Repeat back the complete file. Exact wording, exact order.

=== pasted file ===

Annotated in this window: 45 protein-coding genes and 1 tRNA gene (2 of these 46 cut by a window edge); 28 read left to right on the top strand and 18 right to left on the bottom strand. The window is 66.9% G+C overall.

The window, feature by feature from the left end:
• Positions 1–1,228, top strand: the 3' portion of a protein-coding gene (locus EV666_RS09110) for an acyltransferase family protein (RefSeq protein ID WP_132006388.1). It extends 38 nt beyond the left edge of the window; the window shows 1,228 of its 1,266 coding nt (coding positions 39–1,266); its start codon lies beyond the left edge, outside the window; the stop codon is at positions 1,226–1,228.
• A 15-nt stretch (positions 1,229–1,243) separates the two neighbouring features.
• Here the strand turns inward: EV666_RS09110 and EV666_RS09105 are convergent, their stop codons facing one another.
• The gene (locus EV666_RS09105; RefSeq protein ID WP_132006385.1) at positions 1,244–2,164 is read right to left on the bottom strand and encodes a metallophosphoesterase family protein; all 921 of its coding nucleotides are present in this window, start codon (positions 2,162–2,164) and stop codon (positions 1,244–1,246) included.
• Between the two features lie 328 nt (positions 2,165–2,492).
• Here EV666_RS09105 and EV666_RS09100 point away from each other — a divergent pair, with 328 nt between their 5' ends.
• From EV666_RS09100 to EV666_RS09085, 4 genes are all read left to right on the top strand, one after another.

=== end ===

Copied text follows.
Annotated in this window: 45 protein-coding genes and 1 tRNA gene (2 of these 46 cut by a window edge); 28 read left to right on the top strand and 18 right to left on the bottom strand. The window is 66.9% G+C overall.

The window, feature by feature from the left end:
• Positions 1–1,228, top strand: the 3' portion of a protein-coding gene (locus EV666_RS09110) for an acyltransferase family protein (RefSeq protein ID WP_132006388.1). It extends 38 nt beyond the left edge of the window; the window shows 1,228 of its 1,266 coding nt (coding positions 39–1,266); its start codon lies beyond the left edge, outside the window; the stop codon is at positions 1,226–1,228.
• A 15-nt stretch (positions 1,229–1,243) separates the two neighbouring features.
• Here the strand turns inward: EV666_RS09110 and EV666_RS09105 are convergent, their stop codons facing one another.
• The gene (locus EV666_RS09105; RefSeq protein ID WP_132006385.1) at positions 1,244–2,164 is read right to left on the bottom strand and encodes a metallophosphoesterase family protein; all 921 of its coding nucleotides are present in this window, start codon (positions 2,162–2,164) and stop codon (positions 1,244–1,246) included.
• Between the two features lie 328 nt (positions 2,165–2,492).
• Here EV666_RS09105 and EV666_RS09100 point away from each other — a divergent pair, with 328 nt between their 5' ends.
• From EV666_RS09100 to EV666_RS09085, 4 genes are all read left to right on the top strand, one after another.